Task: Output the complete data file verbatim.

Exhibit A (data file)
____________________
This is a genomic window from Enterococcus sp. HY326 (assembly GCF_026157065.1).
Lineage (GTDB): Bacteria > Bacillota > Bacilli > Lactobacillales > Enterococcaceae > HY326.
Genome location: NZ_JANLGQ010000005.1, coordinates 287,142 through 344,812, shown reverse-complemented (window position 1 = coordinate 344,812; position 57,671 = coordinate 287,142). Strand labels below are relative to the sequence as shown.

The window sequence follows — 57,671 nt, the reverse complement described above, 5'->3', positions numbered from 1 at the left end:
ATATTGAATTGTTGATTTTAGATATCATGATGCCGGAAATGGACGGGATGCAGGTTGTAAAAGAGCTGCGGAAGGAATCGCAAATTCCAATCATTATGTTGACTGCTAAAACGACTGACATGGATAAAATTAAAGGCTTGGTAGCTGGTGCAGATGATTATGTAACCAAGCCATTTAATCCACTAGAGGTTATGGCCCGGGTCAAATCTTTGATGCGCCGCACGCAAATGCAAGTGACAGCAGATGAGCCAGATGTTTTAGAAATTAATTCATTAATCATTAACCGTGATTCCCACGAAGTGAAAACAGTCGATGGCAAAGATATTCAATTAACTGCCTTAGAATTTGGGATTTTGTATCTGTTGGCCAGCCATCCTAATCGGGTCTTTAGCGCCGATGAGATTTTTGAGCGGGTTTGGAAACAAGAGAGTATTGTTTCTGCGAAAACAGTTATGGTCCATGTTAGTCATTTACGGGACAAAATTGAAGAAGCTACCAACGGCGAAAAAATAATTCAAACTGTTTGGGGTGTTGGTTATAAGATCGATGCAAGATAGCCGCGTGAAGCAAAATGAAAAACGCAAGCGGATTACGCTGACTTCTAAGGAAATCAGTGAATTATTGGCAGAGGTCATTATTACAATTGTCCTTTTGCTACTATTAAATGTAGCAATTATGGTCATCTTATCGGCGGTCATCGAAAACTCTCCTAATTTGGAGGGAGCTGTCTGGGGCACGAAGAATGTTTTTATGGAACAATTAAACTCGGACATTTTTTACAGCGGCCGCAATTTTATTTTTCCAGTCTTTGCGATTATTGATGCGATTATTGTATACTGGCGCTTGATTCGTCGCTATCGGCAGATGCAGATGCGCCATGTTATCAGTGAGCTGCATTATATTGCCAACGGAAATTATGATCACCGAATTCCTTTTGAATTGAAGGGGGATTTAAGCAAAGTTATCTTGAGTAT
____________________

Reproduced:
This is a genomic window from Enterococcus sp. HY326 (assembly GCF_026157065.1).
Lineage (GTDB): Bacteria > Bacillota > Bacilli > Lactobacillales > Enterococcaceae > HY326.
Genome location: NZ_JANLGQ010000005.1, coordinates 287,142 through 344,812, shown reverse-complemented (window position 1 = coordinate 344,812; position 57,671 = coordinate 287,142). Strand labels below are relative to the sequence as shown.

The window sequence follows — 57,671 nt, the reverse complement described above, 5'->3', positions numbered from 1 at the left end:
ATATTGAATTGTTGATTTTAGATATCATGATGCCGGAAATGGACGGGATGCAGGTTGTAAAAGAGCTGCGGAAGGAATCGCAAATTCCAATCATTATGTTGACTGCTAAAACGACTGACATGGATAAAATTAAAGGCTTGGTAGCTGGTGCAGATGATTATGTAACCAAGCCATTTAATCCACTAGAGGTTATGGCCCGGGTCAAATCTTTGATGCGCCGCACGCAAATGCAAGTGACAGCAGATGAGCCAGATGTTTTAGAAATTAATTCATTAATCATTAACCGTGATTCCCACGAAGTGAAAACAGTCGATGGCAAAGATATTCAATTAACTGCCTTAGAATTTGGGATTTTGTATCTGTTGGCCAGCCATCCTAATCGGGTCTTTAGCGCCGATGAGATTTTTGAGCGGGTTTGGAAACAAGAGAGTATTGTTTCTGCGAAAACAGTTATGGTCCATGTTAGTCATTTACGGGACAAAATTGAAGAAGCTACCAACGGCGAAAAAATAATTCAAACTGTTTGGGGTGTTGGTTATAAGATCGATGCAAGATAGCCGCGTGAAGCAAAATGAAAAACGCAAGCGGATTACGCTGACTTCTAAGGAAATCAGTGAATTATTGGCAGAGGTCATTATTACAATTGTCCTTTTGCTACTATTAAATGTAGCAATTATGGTCATCTTATCGGCGGTCATCGAAAACTCTCCTAATTTGGAGGGAGCTGTCTGGGGCACGAAGAATGTTTTTATGGAACAATTAAACTCGGACATTTTTTACAGCGGCCGCAATTTTATTTTTCCAGTCTTTGCGATTATTGATGCGATTATTGTATACTGGCGCTTGATTCGTCGCTATCGGCAGATGCAGATGCGCCATGTTATCAGTGAGCTGCATTATATTGCCAACGGAAATTATGATCACCGAATTCCTTTTGAATTGAAGGGGGATTTAAGCAAAGTTATCTTGAGTAT